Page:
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By these Epulæ, as I take it, Persius meant the Portugal snuff and burnt Claret, which he took with his master Cornutus ; and the verecunda mensa was, without dispute, some coffee-house table of the ancients.--I will only observe, that these four lines are as elegant and musical as any in Persius, not excepting those six or seven which Mr. Dryden quotes as the only such in all that author.-I could be heartily glad to repeat the satisfaction described in them, being truly

Your, etc.

LETTER XX.

October 28, 1710. I am glad to find by your last letter that you write to me with the freedom of a friend, setting down your thoughts as they occur, and dealing plainly with me in the matter of my own trifles, which, I assure you, I never valued half so much as I do that sincerity in you which they were the occasion of discovering to me; and which while I am happy in, I may be trusted with that dangerous weapon, Poetry; since I shall do nothing with it but after asking and following your advice. I value sincerity the more, as I find, by sad experience, the practice of it is more dangerous ; writers rarely pardoning the executioners of their verses, even though themselves pronounce sentence upon them. As to Mr. Philips's Pastorals, I take the first to be infinitely the best, and the second the worst; the third is for the greatest part a translation from Virgil's Daphnis. I will not forestal your judgment of the rest, only observe in that of the Nightingale these lines (speaking of the musician's playing on the harp):

Now lightly skimming o'er the strings they pass,
Like winds that gently brush the plying grass,
And melting airs arise at their command;
And now laborious, with a weighty hand,
He sinks into the cords with solemn pace,

And gives the swelling tones a manly grace. To which nothing can be objected, but that they are too lofty for pastoral, especially being put into the mouth of a shepherd, as they are here; in the poet's own person they have been (I believe) more proper. They are more after Virgil's manner than that of Theocritus, whom yet in the character of pastoral he rather seems to imitate. In the whole, I agree with the Tatler, that we have no better Eclogues in our language. There is a small copy of the same author published in the Tatler No 12. on the Danish :winter : 'Tis poetical painting, and I recommend it to your perusal.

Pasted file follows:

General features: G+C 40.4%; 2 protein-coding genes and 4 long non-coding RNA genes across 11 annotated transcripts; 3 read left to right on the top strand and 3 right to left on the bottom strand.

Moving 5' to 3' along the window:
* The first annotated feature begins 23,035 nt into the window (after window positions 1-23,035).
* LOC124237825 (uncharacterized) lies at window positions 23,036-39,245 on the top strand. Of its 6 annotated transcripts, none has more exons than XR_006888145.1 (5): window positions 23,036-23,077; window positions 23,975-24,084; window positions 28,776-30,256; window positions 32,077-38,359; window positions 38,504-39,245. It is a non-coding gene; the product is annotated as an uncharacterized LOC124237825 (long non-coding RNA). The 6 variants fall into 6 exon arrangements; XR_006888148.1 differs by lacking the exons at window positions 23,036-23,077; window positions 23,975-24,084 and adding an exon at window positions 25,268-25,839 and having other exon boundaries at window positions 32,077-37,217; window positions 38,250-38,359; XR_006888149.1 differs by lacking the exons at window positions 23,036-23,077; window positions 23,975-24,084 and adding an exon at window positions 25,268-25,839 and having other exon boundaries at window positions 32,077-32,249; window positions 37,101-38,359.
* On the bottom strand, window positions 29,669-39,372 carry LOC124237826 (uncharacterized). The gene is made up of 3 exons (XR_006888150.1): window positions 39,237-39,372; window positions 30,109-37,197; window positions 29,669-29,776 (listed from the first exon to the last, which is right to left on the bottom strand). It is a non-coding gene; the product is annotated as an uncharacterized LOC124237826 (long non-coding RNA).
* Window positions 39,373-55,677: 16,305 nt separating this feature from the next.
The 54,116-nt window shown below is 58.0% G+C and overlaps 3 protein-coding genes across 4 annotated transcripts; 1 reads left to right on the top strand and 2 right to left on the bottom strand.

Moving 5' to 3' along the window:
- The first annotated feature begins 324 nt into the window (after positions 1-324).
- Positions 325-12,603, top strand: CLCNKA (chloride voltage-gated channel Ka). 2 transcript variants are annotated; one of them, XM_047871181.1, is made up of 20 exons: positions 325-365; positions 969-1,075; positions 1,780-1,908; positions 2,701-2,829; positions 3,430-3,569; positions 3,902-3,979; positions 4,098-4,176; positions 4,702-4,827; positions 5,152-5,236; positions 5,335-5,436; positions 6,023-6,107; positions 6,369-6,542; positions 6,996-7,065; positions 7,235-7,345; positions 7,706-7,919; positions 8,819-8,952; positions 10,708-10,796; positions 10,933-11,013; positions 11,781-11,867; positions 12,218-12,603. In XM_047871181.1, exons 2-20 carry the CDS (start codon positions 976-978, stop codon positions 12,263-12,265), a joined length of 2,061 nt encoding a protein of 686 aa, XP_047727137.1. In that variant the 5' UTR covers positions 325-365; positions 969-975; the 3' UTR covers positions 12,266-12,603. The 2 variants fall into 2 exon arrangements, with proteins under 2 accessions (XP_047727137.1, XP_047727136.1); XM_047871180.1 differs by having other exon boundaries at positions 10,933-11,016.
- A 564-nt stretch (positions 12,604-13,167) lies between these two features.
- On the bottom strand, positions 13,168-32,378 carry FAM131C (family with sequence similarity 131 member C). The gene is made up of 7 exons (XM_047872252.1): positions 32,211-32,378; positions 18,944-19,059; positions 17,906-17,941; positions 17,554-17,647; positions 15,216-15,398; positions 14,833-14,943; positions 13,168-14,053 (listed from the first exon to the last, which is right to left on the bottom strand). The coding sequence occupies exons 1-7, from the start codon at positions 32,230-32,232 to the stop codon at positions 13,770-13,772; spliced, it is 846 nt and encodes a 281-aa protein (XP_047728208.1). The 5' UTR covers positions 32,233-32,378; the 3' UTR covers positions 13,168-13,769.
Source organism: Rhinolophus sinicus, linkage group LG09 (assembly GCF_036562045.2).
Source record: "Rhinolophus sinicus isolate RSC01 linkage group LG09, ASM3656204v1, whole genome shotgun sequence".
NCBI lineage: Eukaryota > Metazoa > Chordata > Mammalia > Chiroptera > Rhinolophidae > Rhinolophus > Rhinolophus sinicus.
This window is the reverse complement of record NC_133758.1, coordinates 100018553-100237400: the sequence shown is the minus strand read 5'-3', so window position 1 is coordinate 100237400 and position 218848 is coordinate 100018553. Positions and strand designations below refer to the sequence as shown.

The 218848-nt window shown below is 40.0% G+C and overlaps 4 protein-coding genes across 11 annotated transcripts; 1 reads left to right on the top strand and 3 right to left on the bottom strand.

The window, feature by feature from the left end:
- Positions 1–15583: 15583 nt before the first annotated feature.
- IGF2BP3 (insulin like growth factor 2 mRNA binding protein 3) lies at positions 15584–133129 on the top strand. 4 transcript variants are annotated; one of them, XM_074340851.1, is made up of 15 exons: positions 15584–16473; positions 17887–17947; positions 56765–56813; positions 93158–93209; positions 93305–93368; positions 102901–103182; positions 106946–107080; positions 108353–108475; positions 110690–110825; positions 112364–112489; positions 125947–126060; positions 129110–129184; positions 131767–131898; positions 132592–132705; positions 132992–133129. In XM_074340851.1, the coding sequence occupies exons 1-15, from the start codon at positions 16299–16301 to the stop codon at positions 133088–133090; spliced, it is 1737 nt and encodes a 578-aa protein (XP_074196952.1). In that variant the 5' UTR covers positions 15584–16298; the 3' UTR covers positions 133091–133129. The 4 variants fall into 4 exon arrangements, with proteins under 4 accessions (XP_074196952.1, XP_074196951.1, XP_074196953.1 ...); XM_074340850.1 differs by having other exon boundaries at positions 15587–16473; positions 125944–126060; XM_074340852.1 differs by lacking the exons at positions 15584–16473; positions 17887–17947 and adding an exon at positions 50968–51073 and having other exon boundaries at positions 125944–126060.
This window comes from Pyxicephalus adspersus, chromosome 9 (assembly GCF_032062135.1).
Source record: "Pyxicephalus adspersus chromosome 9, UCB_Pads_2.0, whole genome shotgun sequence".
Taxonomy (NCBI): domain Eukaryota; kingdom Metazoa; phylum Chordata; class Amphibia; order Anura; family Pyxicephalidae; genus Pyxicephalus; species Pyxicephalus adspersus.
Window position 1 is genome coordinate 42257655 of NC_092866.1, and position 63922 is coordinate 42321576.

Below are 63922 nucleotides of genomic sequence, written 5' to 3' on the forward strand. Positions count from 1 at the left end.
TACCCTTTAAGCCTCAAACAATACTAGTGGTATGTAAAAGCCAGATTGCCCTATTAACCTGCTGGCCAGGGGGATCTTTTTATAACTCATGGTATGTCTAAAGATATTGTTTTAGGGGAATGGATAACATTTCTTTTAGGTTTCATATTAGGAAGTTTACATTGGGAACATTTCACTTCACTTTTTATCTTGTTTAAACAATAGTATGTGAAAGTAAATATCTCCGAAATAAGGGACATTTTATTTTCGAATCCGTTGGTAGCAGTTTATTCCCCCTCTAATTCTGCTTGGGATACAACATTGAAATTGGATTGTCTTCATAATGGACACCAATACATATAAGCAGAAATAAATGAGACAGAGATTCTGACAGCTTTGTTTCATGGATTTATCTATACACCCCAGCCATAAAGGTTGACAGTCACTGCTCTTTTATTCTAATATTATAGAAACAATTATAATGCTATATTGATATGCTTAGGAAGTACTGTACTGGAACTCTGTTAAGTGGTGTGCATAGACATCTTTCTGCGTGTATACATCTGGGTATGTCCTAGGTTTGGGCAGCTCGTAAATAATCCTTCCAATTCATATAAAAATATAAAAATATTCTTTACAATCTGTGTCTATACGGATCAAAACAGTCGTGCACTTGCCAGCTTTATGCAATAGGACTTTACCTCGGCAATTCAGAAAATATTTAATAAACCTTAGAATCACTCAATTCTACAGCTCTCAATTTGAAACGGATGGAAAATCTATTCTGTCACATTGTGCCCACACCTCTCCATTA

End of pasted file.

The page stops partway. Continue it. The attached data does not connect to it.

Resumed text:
Dr. Garth's poem I have not seen, but believe I shall be of that critic's opinion you mention at Will's, who swore it was good : for though I am very cautious of swearing after critics, yet I think one may do it more safely when they commend, than when they blame.

I agree with you in your censure of the use of sea terms” in Mr. Dryden's Virgil ; not only because

me

* They are as certainly improper and absurd, as his use of the same kind of terms in his Annus Mirabilis, where a sea-engage

mea

O

Helenus was no great prophet in these matters, but because no terms of art or cant-words suit with the majesty and dignity of style which epic poetry requires.---Cui mens divinior atque os magna sonaturum.---The Tarpawlin phrase can please none but such qui aurem habent Batavam ; they must not expect auribus Atticis probari, I find by you. (I think I have brought in two phrases of Martial here very dextrously.)